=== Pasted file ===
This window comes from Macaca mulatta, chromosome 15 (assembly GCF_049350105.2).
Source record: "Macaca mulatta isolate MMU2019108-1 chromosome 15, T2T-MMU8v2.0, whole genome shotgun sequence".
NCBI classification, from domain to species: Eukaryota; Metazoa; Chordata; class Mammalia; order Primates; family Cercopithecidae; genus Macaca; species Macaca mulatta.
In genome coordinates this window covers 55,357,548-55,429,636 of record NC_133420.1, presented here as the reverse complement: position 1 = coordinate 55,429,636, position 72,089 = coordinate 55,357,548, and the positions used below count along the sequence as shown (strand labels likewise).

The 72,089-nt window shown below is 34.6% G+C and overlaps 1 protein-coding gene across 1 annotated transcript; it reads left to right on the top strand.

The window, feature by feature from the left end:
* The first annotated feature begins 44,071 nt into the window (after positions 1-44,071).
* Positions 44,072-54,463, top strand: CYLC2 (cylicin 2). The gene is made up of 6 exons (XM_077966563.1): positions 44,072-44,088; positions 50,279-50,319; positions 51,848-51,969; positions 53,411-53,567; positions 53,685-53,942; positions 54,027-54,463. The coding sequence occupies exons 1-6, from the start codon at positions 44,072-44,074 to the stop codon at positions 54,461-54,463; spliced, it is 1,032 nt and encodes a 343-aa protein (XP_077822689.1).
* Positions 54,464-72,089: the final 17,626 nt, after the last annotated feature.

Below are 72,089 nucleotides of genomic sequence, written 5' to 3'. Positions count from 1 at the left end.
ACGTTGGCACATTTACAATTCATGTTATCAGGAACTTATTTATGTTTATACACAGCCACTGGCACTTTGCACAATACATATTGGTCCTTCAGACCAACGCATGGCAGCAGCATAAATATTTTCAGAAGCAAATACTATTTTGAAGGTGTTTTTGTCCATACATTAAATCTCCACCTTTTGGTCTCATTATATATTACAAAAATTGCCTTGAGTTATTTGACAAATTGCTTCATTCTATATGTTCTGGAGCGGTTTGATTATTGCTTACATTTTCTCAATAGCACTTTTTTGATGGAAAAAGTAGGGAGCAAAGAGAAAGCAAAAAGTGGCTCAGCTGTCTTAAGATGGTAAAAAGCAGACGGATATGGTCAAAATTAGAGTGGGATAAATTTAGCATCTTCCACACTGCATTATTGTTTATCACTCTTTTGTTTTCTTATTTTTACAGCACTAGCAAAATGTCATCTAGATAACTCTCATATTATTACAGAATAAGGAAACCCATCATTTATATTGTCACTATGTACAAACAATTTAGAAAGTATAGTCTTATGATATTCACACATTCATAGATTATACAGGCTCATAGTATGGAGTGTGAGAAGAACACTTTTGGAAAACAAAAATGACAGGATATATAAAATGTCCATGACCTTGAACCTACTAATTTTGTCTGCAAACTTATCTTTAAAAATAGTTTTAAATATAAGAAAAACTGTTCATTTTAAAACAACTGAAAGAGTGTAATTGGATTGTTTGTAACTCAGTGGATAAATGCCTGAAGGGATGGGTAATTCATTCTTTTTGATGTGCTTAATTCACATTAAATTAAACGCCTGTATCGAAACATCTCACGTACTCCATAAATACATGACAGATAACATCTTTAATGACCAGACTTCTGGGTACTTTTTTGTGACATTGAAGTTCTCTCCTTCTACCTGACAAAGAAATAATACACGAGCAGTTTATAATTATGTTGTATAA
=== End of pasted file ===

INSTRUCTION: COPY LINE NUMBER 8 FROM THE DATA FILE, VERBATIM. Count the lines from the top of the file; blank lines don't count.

* Positions 44,072-54,463, top strand: CYLC2 (cylicin 2). The gene is made up of 6 exons (XM_077966563.1): positions 44,072-44,088; positions 50,279-50,319; positions 51,848-51,969; positions 53,411-53,567; positions 53,685-53,942; positions 54,027-54,463. The coding sequence occupies exons 1-6, from the start codon at positions 44,072-44,074 to the stop codon at positions 54,461-54,463; spliced, it is 1,032 nt and encodes a 343-aa protein (XP_077822689.1).